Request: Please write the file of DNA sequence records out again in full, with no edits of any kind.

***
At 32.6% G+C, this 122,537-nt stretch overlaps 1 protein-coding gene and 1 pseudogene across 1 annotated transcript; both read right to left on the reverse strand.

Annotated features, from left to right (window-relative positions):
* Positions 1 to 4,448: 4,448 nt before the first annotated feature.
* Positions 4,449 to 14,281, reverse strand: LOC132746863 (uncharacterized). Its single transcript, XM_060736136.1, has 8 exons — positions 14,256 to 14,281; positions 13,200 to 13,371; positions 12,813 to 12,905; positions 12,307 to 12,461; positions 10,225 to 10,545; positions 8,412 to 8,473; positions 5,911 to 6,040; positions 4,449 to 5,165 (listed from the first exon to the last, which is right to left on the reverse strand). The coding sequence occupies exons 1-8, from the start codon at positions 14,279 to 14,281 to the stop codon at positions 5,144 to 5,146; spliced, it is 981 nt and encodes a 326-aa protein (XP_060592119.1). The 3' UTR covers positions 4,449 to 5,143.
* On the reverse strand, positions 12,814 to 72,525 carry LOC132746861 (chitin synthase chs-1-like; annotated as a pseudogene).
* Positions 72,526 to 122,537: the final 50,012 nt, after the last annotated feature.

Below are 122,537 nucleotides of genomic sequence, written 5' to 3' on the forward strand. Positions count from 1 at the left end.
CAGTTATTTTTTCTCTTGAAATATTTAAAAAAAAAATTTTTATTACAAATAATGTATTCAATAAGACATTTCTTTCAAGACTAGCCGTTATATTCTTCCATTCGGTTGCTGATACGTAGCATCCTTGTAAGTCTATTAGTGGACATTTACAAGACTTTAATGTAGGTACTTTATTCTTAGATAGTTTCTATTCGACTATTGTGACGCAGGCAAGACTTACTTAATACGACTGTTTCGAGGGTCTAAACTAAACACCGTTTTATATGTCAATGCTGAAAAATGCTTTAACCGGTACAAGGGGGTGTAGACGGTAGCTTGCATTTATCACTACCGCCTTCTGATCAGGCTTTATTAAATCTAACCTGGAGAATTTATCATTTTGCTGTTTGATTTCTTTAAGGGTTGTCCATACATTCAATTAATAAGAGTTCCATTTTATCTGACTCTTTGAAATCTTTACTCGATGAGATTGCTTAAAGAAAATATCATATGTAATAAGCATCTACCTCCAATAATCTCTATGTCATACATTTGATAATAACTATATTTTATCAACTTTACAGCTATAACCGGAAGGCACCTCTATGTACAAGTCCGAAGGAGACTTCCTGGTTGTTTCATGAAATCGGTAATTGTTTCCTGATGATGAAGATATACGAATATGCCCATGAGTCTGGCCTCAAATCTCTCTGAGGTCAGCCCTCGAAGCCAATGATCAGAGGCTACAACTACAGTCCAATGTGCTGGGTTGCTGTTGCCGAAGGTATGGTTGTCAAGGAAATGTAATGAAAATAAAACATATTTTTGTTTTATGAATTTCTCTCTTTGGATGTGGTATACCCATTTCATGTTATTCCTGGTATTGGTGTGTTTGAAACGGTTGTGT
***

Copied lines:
At 32.6% G+C, this 122,537-nt stretch overlaps 1 protein-coding gene and 1 pseudogene across 1 annotated transcript; both read right to left on the reverse strand.

Annotated features, from left to right (window-relative positions):
* Positions 1 to 4,448: 4,448 nt before the first annotated feature.
* Positions 4,449 to 14,281, reverse strand: LOC132746863 (uncharacterized). Its single transcript, XM_060736136.1, has 8 exons — positions 14,256 to 14,281; positions 13,200 to 13,371; positions 12,813 to 12,905; positions 12,307 to 12,461; positions 10,225 to 10,545; positions 8,412 to 8,473; positions 5,911 to 6,040; positions 4,449 to 5,165 (listed from the first exon to the last, which is right to left on the reverse strand). The coding sequence occupies exons 1-8, from the start codon at positions 14,279 to 14,281 to the stop codon at positions 5,144 to 5,146; spliced, it is 981 nt and encodes a 326-aa protein (XP_060592119.1). The 3' UTR covers positions 4,449 to 5,143.
* On the reverse strand, positions 12,814 to 72,525 carry LOC132746861 (chitin synthase chs-1-like; annotated as a pseudogene).
* Positions 72,526 to 122,537: the final 50,012 nt, after the last annotated feature.

Below are 122,537 nucleotides of genomic sequence, written 5' to 3' on the forward strand. Positions count from 1 at the left end.
CAGTTATTTTTTCTCTTGAAATATTTAAAAAAAAAATTTTTATTACAAATAATGTATTCAATAAGACATTTCTTTCAAGACTAGCCGTTATATTCTTCCATTCGGTTGCTGATACGTAGCATCCTTGTAAGTCTATTAGTGGACATTTACAAGACTTTAATGTAGGTACTTTATTCTTAGATAGTTTCTATTCGACTATTGTGACGCAGGCAAGACTTACTTAATACGACTGTTTCGAGGGTCTAAACTAAACACCGTTTTATATGTCAATGCTGAAAAATGCTTTAACCGGTACAAGGGGGTGTAGACGGTAGCTTGCATTTATCACTACCGCCTTCTGATCAGGCTTTATTAAATCTAACCTGGAGAATTTATCATTTTGCTGTTTGATTTCTTTAAGGGTTGTCCATACATTCAATTAATAAGAGTTCCATTTTATCTGACTCTTTGAAATCTTTACTCGATGAGATTGCTTAAAGAAAATATCATATGTAATAAGCATCTACCTCCAATAATCTCTATGTCATACATTTGATAATAACTATATTTTATCAACTTTACAGCTATAACCGGAAGGCACCTCTATGTACAAGTCCGAAGGAGACTTCCTGGTTGTTTCATGAAATCGGTAATTGTTTCCTGATGATGAAGATATACGAATATGCCCATGAGTCTGGCCTCAAATCTCTCTGAGGTCAGCCCTCGAAGCCAATGATCAGAGGCTACAACTACAGTCCAATGTGCTGGGTTGCTGTTGCCGAAGGTATGGTTGTCAAGGAAATGTAATGAAAATAAAACATATTTTTGTTTTATGAATTTCTCTCTTTGGATGTGGTATACCCATTTCATGTTATTCCTGGTATTGGTGTGTTTGAAACGGTTGTGT